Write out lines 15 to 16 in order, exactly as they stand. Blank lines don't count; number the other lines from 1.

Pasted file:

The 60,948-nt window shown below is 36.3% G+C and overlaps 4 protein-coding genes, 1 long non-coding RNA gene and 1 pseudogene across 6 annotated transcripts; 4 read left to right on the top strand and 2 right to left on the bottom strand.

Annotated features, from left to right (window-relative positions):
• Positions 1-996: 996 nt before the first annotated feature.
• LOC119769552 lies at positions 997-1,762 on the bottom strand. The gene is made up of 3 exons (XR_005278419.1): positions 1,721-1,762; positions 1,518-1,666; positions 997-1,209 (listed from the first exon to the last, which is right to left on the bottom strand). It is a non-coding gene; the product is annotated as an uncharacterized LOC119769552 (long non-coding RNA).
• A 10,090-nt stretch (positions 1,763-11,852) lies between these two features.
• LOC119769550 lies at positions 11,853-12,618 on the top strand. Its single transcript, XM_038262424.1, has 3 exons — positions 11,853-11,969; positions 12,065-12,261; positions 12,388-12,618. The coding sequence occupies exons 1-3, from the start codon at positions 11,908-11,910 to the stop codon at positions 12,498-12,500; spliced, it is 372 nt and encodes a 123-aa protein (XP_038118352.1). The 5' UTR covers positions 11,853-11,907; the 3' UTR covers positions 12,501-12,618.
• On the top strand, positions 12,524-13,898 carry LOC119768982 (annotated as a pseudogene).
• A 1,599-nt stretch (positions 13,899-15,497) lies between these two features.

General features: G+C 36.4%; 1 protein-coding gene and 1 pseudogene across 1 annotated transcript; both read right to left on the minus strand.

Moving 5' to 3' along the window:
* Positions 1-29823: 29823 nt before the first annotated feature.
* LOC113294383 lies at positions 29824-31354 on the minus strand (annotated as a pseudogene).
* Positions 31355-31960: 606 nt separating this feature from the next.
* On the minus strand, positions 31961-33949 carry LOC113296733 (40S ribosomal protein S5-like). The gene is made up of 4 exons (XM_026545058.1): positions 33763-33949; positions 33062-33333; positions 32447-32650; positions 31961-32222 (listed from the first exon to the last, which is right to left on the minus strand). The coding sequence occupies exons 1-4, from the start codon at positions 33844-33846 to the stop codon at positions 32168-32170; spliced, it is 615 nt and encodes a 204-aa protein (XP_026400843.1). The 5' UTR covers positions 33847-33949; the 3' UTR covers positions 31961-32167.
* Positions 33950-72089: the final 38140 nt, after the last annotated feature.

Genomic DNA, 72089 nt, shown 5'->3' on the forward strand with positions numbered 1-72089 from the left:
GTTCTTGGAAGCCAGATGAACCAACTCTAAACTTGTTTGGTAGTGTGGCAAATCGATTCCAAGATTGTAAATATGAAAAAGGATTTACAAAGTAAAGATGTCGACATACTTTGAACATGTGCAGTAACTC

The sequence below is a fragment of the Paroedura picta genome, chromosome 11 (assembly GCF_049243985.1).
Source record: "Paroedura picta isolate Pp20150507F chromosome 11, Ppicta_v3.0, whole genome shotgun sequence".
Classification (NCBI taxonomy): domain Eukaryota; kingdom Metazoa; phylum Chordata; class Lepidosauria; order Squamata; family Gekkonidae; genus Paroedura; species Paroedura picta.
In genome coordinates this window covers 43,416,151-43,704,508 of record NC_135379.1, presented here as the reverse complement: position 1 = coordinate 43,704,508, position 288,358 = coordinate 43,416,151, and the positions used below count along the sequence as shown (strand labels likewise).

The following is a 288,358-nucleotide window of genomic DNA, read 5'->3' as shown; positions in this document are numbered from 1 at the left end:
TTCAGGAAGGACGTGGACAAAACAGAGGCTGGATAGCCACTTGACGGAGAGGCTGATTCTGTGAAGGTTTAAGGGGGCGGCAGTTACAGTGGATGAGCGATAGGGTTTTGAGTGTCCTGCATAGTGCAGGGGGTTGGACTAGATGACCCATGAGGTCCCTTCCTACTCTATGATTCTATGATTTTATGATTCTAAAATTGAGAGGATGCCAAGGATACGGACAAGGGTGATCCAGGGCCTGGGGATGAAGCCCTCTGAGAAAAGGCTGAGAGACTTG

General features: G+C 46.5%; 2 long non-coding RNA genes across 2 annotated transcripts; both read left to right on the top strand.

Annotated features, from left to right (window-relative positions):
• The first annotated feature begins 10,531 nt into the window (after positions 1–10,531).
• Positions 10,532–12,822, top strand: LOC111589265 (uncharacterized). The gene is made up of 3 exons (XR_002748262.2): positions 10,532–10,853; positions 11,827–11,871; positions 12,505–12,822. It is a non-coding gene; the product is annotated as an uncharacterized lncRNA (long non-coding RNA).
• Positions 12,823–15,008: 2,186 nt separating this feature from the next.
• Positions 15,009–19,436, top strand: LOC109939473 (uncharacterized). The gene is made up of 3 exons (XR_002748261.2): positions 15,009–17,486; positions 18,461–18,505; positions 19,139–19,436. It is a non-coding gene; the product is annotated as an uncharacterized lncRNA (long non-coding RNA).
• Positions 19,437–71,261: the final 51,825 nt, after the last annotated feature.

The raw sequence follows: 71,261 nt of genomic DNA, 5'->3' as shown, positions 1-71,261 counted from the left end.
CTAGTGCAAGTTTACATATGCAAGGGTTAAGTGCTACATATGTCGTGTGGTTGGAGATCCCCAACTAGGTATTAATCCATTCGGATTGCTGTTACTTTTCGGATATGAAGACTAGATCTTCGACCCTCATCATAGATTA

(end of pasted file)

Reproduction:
* Positions 33950-72089: the final 38140 nt, after the last annotated feature.

Genomic DNA, 72089 nt, shown 5'->3' on the forward strand with positions numbered 1-72089 from the left: